Wei, Pang (Sinopec Research Institute of Petroleum Engineering, Beijing, China) | Tongyi, Zhang (Sinopec Research Institute of Petroleum Engineering, Beijing, China) | Juan, Du (Sinopec Research Institute of Petroleum Engineering, Beijing, China) | Chunfei, Fang (Sinopec Research Institute of Petroleum Engineering, Beijing, China)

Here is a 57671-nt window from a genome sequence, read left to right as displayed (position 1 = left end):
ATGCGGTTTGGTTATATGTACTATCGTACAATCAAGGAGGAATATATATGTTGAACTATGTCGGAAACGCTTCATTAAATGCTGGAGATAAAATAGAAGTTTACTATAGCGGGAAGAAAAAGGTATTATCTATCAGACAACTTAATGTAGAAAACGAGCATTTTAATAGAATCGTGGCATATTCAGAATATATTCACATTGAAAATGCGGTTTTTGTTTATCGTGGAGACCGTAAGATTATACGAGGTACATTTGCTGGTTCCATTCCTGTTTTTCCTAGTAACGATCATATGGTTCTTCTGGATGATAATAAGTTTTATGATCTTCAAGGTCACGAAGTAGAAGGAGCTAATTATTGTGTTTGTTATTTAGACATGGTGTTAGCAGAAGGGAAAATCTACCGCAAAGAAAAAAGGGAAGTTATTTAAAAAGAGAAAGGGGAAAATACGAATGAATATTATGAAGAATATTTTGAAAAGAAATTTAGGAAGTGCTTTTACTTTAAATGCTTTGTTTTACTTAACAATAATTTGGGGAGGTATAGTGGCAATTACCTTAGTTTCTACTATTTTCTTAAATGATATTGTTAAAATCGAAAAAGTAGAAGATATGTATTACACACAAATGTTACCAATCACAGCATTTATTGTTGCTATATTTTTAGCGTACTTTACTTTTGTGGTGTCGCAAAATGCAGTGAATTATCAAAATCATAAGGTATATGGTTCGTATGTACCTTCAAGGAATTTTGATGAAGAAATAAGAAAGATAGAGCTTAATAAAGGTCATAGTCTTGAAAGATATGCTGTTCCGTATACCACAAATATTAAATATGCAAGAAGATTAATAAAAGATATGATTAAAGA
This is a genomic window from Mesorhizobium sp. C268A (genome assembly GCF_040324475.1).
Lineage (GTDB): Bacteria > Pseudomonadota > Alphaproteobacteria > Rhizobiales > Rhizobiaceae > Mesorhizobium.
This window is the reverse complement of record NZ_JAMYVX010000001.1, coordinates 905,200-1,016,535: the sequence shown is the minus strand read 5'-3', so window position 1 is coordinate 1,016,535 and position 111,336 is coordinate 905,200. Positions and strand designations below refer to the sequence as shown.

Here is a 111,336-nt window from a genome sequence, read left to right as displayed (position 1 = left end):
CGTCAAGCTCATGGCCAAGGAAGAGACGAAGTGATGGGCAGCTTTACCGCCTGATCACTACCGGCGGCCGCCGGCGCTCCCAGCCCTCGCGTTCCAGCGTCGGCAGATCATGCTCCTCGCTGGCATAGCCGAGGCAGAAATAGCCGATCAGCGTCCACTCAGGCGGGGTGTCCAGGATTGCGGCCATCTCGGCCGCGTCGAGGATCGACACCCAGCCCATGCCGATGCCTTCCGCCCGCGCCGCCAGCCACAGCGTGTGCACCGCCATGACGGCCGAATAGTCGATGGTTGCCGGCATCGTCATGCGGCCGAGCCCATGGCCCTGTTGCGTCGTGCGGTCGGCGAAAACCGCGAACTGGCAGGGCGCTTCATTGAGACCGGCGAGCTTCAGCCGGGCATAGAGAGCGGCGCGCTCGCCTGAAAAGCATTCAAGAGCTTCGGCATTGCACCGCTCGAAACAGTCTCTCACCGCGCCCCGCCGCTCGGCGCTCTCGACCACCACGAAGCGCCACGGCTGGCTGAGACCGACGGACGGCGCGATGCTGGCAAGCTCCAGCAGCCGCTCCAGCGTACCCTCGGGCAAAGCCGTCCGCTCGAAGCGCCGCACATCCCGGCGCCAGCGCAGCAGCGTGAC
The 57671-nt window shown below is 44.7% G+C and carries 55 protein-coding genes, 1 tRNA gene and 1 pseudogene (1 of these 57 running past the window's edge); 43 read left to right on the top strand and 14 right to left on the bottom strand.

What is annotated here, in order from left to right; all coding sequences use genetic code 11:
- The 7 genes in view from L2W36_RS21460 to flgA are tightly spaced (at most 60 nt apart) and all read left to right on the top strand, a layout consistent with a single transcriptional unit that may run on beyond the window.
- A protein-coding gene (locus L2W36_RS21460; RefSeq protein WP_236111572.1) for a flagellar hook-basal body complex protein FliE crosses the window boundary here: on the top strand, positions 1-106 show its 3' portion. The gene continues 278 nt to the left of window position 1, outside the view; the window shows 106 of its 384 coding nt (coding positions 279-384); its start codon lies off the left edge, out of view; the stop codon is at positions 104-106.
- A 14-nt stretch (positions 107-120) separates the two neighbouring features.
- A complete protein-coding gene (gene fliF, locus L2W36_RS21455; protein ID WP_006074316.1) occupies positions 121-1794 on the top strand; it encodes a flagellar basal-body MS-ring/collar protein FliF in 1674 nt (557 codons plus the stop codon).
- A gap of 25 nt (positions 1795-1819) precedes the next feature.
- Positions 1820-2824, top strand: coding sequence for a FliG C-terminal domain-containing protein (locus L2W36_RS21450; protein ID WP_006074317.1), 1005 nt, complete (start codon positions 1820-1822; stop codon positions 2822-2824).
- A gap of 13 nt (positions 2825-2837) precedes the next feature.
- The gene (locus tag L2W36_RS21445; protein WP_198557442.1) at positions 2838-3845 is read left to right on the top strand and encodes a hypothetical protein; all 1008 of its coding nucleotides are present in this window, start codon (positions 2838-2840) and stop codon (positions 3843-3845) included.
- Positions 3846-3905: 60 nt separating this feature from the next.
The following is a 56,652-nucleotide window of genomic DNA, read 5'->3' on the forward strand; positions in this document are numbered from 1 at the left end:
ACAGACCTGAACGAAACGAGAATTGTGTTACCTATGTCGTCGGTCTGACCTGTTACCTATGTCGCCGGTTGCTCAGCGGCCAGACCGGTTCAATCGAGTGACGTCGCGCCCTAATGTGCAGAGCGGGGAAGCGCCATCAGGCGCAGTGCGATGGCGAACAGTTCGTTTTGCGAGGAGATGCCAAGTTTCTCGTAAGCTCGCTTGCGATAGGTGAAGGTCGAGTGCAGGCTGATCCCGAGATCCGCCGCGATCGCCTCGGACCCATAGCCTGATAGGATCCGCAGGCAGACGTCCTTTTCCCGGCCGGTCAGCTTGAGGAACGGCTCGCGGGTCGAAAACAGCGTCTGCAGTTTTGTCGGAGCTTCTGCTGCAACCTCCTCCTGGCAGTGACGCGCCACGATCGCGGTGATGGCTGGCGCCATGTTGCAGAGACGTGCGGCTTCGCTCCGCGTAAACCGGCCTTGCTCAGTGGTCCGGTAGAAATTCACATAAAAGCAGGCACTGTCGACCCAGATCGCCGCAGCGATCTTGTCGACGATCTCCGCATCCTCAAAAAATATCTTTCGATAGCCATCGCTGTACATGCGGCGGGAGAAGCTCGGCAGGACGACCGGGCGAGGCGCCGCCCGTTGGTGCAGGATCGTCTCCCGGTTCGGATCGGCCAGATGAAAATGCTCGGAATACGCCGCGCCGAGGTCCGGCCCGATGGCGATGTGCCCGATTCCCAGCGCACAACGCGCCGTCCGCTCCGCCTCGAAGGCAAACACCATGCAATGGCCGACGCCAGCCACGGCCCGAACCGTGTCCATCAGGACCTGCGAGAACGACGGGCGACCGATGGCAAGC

Most of sour gas reservoirs in China are HPHT tight gas reservoirs which require long testing duration to reach steady state when conducting deliverability test while long testing time leads to huge operation risk because testing tools are used close to critical temperature and pressure condition. In order to resolve the contradiction among testing duration, operation risk and interpretation results' accuracy, a new deliverability test method is proposed by using pressure buildup transient data. The deliverability calculation model is built by integrating wellbore fluid flow and formation seepage considering fluid flow from formation to wellbore after well shut-in. The formation parameters are interpreted by one pressure buildup transient data, based on which, four daily production rates are designed to simulate the wellbore flow pressure until the well reaches steady state flow, and then the deliverability equation can be derived from the pressure & daily rate points under steady state flow. Filed case comparison is made between interpretation of actual test data and data from the new method. Results show that the new deliverability test method can get more accurate deliverability equation and AOF by only 1 time pressure buildup and greatly reduces the duration for testing, so it is very practicable because it can greatly decrease the operation risk and increase interpretation accuracy for HPHT sour gas reserviors. This new deliverability test method has wide application prospect in HPHT sour gas reservoirs and can be extended to other oil/gas reservoirs' application for quick AOF determination, rate allocation, and economic evaluation.